The world is dealing with unprecedented threats to wildlife. The loss of habitat from farming, mining and new urban developments has dramatically decreased the natural space for wildlife. Add to that the human demand for wildlife products—which generates as much as US$23 billion annually—and an estimated one million plant and animal species are threatened with extinction. Illegal wildlife trade continues to pose a real danger to biodiversity, ecosystems and human health, as a number of emerging diseases stem from animal products, both domestic and wild.
The United Nations Environment Programme (UNEP) hosts the Convention on International Trade in Endangered Species of Wildlife Fauna and Flora, known as CITES, which regulates trade in roughly 5,800 species of animals and 35,000 species of plants to prevent overexploitation. Roughly 20,000 elephants are killed each year in Africa, while more tigers are believed to be held in captive breeding facilities throughout Asia than are in the wild, where it is estimated that only 3,800 remain.
Biological diversity is the core of healthy and productive ecosystems and the benefits that humans gain from a thriving natural environment are vast. UNEP, together with other United Nations agencies, governments, international organizations and the private sector, is working to raise awareness, enforce laws and enlisting the support of local communities to stop the illegal trade in wildlife.
Here are three ways that UNEP works to address this illegal trade:
UNEP supports the legal and sustainable management and trade of wildlife, in compliance with national and international law
As long as it is conducted sustainably and is well regulated, trade in wildlife often has positive conservation outcomes, as it provides incentives for good management of both habitats and the populations of species in trade. It can also produce jobs for local communities that reduce the desire to overuse or transform natural areas. In this way, sustainable trade can ensure the long-term survival of wildlife by generating income to support its management and conservation.
Through a collaborative initiative, UNEP and the CITES Secretariat help countries and territories, upon their request, strengthen their environmental governance to meet CITES requirements to combat illegal trade in wildlife. This is done by designating at least one Management Authority and one Scientific Authority; prohibiting trade in specimens in violation of the Convention; penalizing illegal trade; and confiscating specimens illegally possessed.
UNEP advocates for an end to illegal wildlife trade globally
UNEP is working with other United Nations agencies and secretariats such as CITES to stamp out illegal sale and trafficking in wildlife both domestically and internationally. It works to improve the enactment of national legislation and helps countries partner up to address transboundary issues of trafficked products at ports of entry. Globally, corruption is a serious problem that impedes combating the illegal wildlife trade. This is why, UNEP provides support through trainings of judges, law enforcement and custom officials on combatting wildlife crime and developing rule of law.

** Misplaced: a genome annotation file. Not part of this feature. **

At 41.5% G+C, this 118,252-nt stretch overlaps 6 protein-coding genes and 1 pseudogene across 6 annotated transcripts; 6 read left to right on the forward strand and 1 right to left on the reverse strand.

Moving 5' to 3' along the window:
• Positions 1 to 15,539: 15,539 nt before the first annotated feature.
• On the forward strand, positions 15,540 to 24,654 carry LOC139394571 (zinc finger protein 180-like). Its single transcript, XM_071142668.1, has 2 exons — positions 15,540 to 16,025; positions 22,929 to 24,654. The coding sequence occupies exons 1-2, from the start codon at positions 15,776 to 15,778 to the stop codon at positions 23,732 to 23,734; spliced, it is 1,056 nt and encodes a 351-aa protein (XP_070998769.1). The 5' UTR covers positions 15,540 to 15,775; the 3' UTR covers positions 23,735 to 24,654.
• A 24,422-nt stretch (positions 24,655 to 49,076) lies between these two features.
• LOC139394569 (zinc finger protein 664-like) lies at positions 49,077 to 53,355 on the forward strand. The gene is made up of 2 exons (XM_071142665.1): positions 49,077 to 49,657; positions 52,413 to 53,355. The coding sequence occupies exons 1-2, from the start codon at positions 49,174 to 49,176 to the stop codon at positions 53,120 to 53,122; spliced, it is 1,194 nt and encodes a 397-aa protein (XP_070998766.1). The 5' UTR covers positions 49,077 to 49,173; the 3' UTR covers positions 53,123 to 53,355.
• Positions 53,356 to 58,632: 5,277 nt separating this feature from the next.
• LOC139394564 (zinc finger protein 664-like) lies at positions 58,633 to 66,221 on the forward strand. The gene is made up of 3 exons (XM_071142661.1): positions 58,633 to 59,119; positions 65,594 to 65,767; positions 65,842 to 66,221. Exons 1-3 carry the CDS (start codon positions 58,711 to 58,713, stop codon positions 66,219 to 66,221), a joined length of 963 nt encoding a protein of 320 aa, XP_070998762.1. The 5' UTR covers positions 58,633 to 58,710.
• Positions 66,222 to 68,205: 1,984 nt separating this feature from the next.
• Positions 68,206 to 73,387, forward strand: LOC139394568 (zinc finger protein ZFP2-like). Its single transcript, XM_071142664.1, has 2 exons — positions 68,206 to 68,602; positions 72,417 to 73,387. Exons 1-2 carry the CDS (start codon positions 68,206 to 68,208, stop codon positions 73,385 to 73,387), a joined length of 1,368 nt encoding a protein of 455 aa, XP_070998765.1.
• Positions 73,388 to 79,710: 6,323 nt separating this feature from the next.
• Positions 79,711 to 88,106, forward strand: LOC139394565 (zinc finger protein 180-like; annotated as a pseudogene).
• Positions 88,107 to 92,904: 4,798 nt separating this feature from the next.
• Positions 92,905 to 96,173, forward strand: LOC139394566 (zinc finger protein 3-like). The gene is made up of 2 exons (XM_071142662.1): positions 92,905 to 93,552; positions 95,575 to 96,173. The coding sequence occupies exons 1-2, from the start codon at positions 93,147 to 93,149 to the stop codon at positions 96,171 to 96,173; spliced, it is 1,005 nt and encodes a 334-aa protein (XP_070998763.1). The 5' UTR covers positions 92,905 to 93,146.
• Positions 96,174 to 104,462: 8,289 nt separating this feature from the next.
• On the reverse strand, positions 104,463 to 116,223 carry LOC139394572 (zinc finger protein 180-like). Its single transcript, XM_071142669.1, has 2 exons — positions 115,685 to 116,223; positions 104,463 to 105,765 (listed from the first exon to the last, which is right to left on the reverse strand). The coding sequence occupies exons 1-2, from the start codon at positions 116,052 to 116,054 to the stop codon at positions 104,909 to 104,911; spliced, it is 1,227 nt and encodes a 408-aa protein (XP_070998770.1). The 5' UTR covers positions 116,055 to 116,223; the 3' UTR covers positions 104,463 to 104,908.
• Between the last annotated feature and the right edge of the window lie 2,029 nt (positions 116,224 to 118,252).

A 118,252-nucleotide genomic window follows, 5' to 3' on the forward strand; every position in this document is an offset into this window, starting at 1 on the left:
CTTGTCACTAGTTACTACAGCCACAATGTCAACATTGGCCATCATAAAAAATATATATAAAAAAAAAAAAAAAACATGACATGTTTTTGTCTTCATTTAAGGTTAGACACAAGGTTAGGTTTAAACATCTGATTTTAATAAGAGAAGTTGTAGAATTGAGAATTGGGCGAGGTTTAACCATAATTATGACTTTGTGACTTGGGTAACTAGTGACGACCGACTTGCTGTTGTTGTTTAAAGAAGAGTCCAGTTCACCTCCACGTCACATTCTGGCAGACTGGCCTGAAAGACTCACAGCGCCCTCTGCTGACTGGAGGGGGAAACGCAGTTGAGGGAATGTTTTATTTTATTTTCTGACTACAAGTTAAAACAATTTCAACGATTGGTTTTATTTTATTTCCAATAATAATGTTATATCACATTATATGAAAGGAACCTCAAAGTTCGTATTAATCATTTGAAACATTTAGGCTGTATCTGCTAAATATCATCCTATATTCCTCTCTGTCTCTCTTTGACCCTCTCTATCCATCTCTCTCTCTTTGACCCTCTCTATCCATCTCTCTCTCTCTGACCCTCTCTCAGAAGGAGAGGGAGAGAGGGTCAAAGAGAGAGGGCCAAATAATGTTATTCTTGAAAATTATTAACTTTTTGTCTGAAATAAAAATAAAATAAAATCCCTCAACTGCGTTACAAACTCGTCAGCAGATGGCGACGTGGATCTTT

Through its Wild for Life campaign, UNEP also raises the public’s awareness and understanding of the social, economic and environmental impacts of the illegal trade using famous influencers, which can reach one billion people through their social channels. In this way it aims to strengthen international efforts to develop and demand reduction for illegally-sourced wildlife products.
UNEP supports conservation of the world’s biodiverse habitats
At least two-thirds of the planet’s land and seas have been transformed by human activity. Habitat degradation and destruction results in the unprecedented loss of species we are currently seeing—by some estimates as much as 1,000 times greater than any recorded time in history.
Habitat destruction can also increase the exposure of humans to zoonotic diseases (illnesses that arise from human contact with animals). Scientists suggest that degraded habitats may even encourage more rapid evolutionary processes and diversification of diseases. This is why UNEP works towards strengthening the scientific evidence base for policymakers. In 2016, UNEP published its Frontiers 2016 Report on Emerging Issues of Environment Concern, which included a chapter on emerging zoonotic diseases, such as Ebola, bird flu, Middle East respiratory syndrome (MERS), Rift Valley fever, sudden acute respiratory syndrome (SARS), West Nile virus, and Zika virus disease.
“In the last two decades, emerging diseases have had direct costs of more than US$100 billion; if these outbreaks had become human pandemics, the losses would have amounted to several trillion dollars,” the report said.
As a result of UNEP’s work, significant progress has been made in garnering global high-level engagement in support of environmental governance, as well as mobilizing political will to achieve more impact at the national level.